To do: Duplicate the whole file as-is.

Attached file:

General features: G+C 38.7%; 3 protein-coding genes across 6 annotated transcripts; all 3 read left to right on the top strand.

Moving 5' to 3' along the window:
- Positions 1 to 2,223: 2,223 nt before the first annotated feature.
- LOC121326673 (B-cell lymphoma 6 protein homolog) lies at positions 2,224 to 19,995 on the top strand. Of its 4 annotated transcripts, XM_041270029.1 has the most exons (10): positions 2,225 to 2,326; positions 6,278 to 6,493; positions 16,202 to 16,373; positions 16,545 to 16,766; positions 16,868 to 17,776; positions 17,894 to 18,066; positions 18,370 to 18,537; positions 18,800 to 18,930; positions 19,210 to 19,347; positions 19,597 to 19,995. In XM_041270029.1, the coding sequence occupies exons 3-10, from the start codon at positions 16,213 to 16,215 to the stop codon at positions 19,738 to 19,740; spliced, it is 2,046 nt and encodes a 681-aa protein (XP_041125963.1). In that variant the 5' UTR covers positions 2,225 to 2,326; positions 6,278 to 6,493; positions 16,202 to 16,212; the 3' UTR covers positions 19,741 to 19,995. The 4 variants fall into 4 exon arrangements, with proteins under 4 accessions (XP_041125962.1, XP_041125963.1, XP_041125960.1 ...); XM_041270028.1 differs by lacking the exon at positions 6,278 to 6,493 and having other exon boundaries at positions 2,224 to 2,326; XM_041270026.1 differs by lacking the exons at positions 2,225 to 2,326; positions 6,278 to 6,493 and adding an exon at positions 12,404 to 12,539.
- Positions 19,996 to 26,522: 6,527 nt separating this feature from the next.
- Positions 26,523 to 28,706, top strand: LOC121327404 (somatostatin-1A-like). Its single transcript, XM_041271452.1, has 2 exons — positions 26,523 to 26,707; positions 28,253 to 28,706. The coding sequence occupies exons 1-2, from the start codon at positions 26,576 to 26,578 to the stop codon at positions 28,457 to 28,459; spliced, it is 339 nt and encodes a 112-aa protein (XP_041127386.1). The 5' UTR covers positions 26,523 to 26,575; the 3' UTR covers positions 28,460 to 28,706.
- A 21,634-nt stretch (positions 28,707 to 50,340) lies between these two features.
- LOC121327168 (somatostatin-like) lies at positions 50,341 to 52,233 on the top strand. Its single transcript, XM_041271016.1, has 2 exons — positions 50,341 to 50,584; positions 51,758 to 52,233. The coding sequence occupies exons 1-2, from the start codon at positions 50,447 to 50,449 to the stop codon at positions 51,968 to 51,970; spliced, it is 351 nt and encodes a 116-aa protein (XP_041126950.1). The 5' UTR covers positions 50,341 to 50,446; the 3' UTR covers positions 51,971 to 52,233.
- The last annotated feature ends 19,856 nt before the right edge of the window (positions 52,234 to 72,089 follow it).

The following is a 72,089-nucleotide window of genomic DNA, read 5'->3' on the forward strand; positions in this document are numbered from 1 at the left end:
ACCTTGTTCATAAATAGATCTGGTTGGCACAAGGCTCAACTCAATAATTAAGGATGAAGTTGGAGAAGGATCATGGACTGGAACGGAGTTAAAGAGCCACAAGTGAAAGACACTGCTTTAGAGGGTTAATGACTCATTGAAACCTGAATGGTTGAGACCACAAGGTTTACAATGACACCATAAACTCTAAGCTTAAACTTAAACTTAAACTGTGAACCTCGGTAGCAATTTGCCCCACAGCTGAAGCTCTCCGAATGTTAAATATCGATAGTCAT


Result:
General features: G+C 38.7%; 3 protein-coding genes across 6 annotated transcripts; all 3 read left to right on the top strand.

Moving 5' to 3' along the window:
- Positions 1 to 2,223: 2,223 nt before the first annotated feature.
- LOC121326673 (B-cell lymphoma 6 protein homolog) lies at positions 2,224 to 19,995 on the top strand. Of its 4 annotated transcripts, XM_041270029.1 has the most exons (10): positions 2,225 to 2,326; positions 6,278 to 6,493; positions 16,202 to 16,373; positions 16,545 to 16,766; positions 16,868 to 17,776; positions 17,894 to 18,066; positions 18,370 to 18,537; positions 18,800 to 18,930; positions 19,210 to 19,347; positions 19,597 to 19,995. In XM_041270029.1, the coding sequence occupies exons 3-10, from the start codon at positions 16,213 to 16,215 to the stop codon at positions 19,738 to 19,740; spliced, it is 2,046 nt and encodes a 681-aa protein (XP_041125963.1). In that variant the 5' UTR covers positions 2,225 to 2,326; positions 6,278 to 6,493; positions 16,202 to 16,212; the 3' UTR covers positions 19,741 to 19,995. The 4 variants fall into 4 exon arrangements, with proteins under 4 accessions (XP_041125962.1, XP_041125963.1, XP_041125960.1 ...); XM_041270028.1 differs by lacking the exon at positions 6,278 to 6,493 and having other exon boundaries at positions 2,224 to 2,326; XM_041270026.1 differs by lacking the exons at positions 2,225 to 2,326; positions 6,278 to 6,493 and adding an exon at positions 12,404 to 12,539.
- Positions 19,996 to 26,522: 6,527 nt separating this feature from the next.
- Positions 26,523 to 28,706, top strand: LOC121327404 (somatostatin-1A-like). Its single transcript, XM_041271452.1, has 2 exons — positions 26,523 to 26,707; positions 28,253 to 28,706. The coding sequence occupies exons 1-2, from the start codon at positions 26,576 to 26,578 to the stop codon at positions 28,457 to 28,459; spliced, it is 339 nt and encodes a 112-aa protein (XP_041127386.1). The 5' UTR covers positions 26,523 to 26,575; the 3' UTR covers positions 28,460 to 28,706.
- A 21,634-nt stretch (positions 28,707 to 50,340) lies between these two features.
- LOC121327168 (somatostatin-like) lies at positions 50,341 to 52,233 on the top strand. Its single transcript, XM_041271016.1, has 2 exons — positions 50,341 to 50,584; positions 51,758 to 52,233. The coding sequence occupies exons 1-2, from the start codon at positions 50,447 to 50,449 to the stop codon at positions 51,968 to 51,970; spliced, it is 351 nt and encodes a 116-aa protein (XP_041126950.1). The 5' UTR covers positions 50,341 to 50,446; the 3' UTR covers positions 51,971 to 52,233.
- The last annotated feature ends 19,856 nt before the right edge of the window (positions 52,234 to 72,089 follow it).

The following is a 72,089-nucleotide window of genomic DNA, read 5'->3' on the forward strand; positions in this document are numbered from 1 at the left end:
ACCTTGTTCATAAATAGATCTGGTTGGCACAAGGCTCAACTCAATAATTAAGGATGAAGTTGGAGAAGGATCATGGACTGGAACGGAGTTAAAGAGCCACAAGTGAAAGACACTGCTTTAGAGGGTTAATGACTCATTGAAACCTGAATGGTTGAGACCACAAGGTTTACAATGACACCATAAACTCTAAGCTTAAACTTAAACTTAAACTGTGAACCTCGGTAGCAATTTGCCCCACAGCTGAAGCTCTCCGAATGTTAAATATCGATAGTCAT